The first algorithm introduced a new quality of service (QoS) parameter called Service Degradation Descriptor (SDD) and the Non Real-time (NRT) overload strategy to minimize New Call blocking and Handoff dropping. Handoff is the ability of a handset to maintain the continuity and the quality of the connection while moving from one cell to another. SDD indicates a user’s willingness to degrade the quality of service and in NRT overload strategy a connection is accepted even if the total power required by all connections exceeds the available power up to a certain upper bound. The second scheme investigated was a received power based CAC algorithm. The algorithm I introduced used the receive power based concepts as an initial base and used the SDD and NRT overload schemes to reduces handoff losses and new call losses as specified in the existing schemes. But this introduced a greater dropping percentage of on going calls due previous researchers not considering certain aspects of a cellular system. A dropped call is considered to be far worse than a blocked call and the practicality of such a scheme is questionable. Therefore a scheme was required to reduce the dropping percentage and I was able to improve the algorithm by using the SDD and NRT overload scheme at the Power Control mechanism as well as at call admission. Simulation results produced far lower dropping percentages with my recommendations and the scheme was further optimized by adjusting parameters of the NRT overload scheme.
I thoroughly enjoyed the conference and the experience was invaluable. I would like to thank the RSNZCB again for their support in providing me this unique opportunity.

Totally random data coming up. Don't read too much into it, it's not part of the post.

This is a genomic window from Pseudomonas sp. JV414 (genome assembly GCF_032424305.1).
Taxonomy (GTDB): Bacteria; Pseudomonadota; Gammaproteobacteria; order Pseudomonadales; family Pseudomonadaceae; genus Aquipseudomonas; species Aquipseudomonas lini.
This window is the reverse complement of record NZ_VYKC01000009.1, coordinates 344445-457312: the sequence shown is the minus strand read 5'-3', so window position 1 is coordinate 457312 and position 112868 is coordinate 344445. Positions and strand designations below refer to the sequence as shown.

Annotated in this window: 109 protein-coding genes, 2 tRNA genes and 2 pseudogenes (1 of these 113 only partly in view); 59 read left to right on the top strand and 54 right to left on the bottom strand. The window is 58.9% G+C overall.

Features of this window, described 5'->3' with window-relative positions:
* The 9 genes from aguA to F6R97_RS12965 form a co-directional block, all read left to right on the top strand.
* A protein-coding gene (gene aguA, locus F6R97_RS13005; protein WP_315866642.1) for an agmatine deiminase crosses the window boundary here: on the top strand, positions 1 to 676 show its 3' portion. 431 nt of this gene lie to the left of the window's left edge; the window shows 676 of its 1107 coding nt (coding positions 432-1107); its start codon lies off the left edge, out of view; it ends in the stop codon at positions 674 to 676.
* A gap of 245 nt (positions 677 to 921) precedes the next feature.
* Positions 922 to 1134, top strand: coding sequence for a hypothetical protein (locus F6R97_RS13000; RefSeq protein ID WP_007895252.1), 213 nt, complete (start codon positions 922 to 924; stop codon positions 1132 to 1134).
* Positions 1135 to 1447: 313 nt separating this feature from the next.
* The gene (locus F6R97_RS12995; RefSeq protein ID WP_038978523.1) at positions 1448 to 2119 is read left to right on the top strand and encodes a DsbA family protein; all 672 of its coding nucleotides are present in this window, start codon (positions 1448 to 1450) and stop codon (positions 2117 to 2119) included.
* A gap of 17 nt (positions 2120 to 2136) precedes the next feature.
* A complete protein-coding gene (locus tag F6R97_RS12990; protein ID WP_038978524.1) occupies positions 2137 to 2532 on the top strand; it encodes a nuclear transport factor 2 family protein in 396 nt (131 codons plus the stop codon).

2004 Australasian Quaternary Association (AQUA) Biennial Conference
6th - 10th December, 2004
Cradle Mountain, Tasmania.
Department of Geological Sciences
University of Canterbury
I am a second year PhD candidate in the department of Geological Sciences at the University of Canterbury. My research is focused on reconstructing the palaeoclimate and palaeoenvironment of the West Coast, South Island, New Zealand using beetle fossils. This method has been used for many decades in the northern hemisphere but has only recently begun to be developed for use in the southern hemisphere. This method provides quantitative estimates of climatic change and supplements more commonly used environmental proxies, such as pollen records and ice cores.
Some early results from this research were presented at the conference under the title "A paleoenvironmental and paleoclimatic reconstruction from the West Coast, South Island, NZ, using beetle fossils". This paper illustrated, at a site approximately 4km east of Westport, what is interpreted as the transition from the last interglacial to glacial period at approximately 71,000 years before present (although I am still waiting on pair of dates to confirm this age). This transition was shown by a change in the fossil beetle fauna representing a shift in vegetation from mature (probably Nothofagus) forest to a tree-line environment normally found at the forest-subalpine vegetation transition. This change in vegetation was accompanied by deterioration in the overall climate and an increased seasonal variance (from the present day) between winter and summer temperatures. At the time of the tree-line environment indicated by the fossil beetle assemblage, winter minimum temperatures were depressed by approximately 5.0°C below the modern day winter mean-minimum temperature (3.4°C) and summer mean temperatures by approximately 3.0°C below the modern summer mean temperature (16.5°C).